Day two was quite a bit different and more of what many traditionally think of with hounds. The teams met up at one trail head and “rigged” their dogs, which means driving with a dog standing on the dogbox, sniffing for a bear scent. Derek and I rode with Chris Powell from Houndsman XP, and were once again in awe of the knowledge. Every now and then the dog would let out a howl, and Chris would grumble something about how she wasn’t doing what she needed to do. Then, a few minutes later, the dog would start to yodel out another howl, and Chris would say “that’s a good one.”
It sounded the exact same to me and Derek.
Our dog picked up a scent and the race was on. Chris let her loose to investigate, then another, and another. Trucks were flying by, getting ahead of the race, letting dogs go, monitoring progress on the screens and we were once again in orchestrated chaos. If you’ve seen the movie “Twister,” you know what this looked like. Hound hunting is effectively storm chasing.
More to gain together
I shared a version of this tale on LinkedIn, and someone called me blood thirsty. This is a typical response when talking about bear hunting with anti hunters. We hunters know that’s so far from the truth, but when it comes to hunting with dogs, we’re too often tearing each other down.
I ask anyone who hasn’t hunted with dogs to spare the judgment and especially the constant digs at houndsmen. Our community of hunters is too small and fragile to let it rot with internal toxicity. We need to bond together, and to accept that not everyone hunts like we do. There are levels to all hunting. I grew up squirrel hunting (without dogs), and I have never seen anyone tear into your average squirrel hunting because it’s easy—with or without dogs.
For some reason, many hunters do the exact thing we criticize nonhunters for doing by anthropomorphizing animals. It seems that within hunting, hunters are guilty of thinking killing big game with dogs is different than small. It’s demoralizing to our cause of building a conservation-minded and ethical brand of hunting.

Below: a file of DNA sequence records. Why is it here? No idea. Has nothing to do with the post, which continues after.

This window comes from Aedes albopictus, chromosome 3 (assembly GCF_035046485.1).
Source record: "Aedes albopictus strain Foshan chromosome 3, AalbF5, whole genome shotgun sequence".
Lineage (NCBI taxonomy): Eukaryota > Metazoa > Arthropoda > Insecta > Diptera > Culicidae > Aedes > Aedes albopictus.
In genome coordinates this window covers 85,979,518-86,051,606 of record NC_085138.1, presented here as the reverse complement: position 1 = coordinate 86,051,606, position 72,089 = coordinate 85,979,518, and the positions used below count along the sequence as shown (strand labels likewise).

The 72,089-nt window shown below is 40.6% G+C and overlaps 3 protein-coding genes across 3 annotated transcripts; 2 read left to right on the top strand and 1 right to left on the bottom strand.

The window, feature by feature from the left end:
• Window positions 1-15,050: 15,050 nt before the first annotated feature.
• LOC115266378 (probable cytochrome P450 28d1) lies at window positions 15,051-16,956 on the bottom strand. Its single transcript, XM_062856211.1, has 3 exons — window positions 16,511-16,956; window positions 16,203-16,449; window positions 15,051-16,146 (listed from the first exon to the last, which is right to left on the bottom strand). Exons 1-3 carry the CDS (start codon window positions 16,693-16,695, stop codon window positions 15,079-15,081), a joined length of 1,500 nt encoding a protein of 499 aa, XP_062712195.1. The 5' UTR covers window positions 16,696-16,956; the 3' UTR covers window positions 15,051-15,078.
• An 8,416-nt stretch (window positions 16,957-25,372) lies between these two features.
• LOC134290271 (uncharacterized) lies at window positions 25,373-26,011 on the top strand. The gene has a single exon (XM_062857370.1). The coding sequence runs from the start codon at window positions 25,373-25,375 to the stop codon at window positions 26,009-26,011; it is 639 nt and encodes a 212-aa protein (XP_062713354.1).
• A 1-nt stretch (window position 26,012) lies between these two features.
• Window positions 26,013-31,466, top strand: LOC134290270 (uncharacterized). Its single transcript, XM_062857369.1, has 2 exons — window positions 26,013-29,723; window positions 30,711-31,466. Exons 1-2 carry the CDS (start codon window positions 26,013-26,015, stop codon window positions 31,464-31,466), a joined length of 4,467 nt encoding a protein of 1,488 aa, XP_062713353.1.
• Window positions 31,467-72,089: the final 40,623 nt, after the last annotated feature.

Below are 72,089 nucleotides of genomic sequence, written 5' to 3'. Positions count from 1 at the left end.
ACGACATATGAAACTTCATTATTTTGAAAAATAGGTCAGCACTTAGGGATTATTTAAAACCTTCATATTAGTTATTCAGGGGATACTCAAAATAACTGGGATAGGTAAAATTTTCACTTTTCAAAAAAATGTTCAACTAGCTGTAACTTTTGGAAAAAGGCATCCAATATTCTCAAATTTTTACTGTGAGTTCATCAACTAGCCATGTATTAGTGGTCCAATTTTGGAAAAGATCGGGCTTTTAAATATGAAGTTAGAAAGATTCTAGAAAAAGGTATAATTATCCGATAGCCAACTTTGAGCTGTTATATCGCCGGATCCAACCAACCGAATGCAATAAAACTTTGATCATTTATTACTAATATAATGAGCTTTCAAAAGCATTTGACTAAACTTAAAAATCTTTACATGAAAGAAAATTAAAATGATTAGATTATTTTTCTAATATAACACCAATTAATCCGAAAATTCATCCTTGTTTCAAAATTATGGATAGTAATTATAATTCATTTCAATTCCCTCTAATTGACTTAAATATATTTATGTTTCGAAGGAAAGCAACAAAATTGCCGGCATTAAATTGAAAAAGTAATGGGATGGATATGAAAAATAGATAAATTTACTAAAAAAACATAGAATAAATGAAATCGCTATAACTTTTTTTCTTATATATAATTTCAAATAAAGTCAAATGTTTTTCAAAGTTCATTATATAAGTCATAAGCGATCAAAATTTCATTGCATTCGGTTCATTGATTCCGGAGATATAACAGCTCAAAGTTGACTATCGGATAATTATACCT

I take the time to share these thoughts and my experience because I know there are more people who haven’t hunted with dogs than those who have. If you’ve never done it, stop criticizing it and go try it. It’s far more challenging than it seems and you just can’t understand the work that goes into it until you’ve seen it in action. Go listen to Chris and Heath’s podcast and hear how much work actually goes into it. And most of all, focus your energy on something that’s going to help us all—that is, all hunters—in our pursuit to share the joy that is being a part of nature.
We’re stronger together.
About the Author
Brad Luttrell is the Cofounder, CEO of GoWild, a social commerce platform for hunting, shooting and fishing enthusiasts. The award-winning writer, photographer and creative director quit his advertising career to become an entrepreneur after being disenchanted with Silicon Valley’s treatment of hunters. Since 2016, he and three cofounders have built and scaled GoWild, a platform GearJunkie called the best social media app for hunters of 2021. Luttrell has made his fight against Silicon Valley public, having boycotted and deleted his personal social profiles and pulled his company’s budget from Facebook and Instagram. Despite all of this, Luttrell’s friends mostly just know him for his Double Smoked Venison Chili.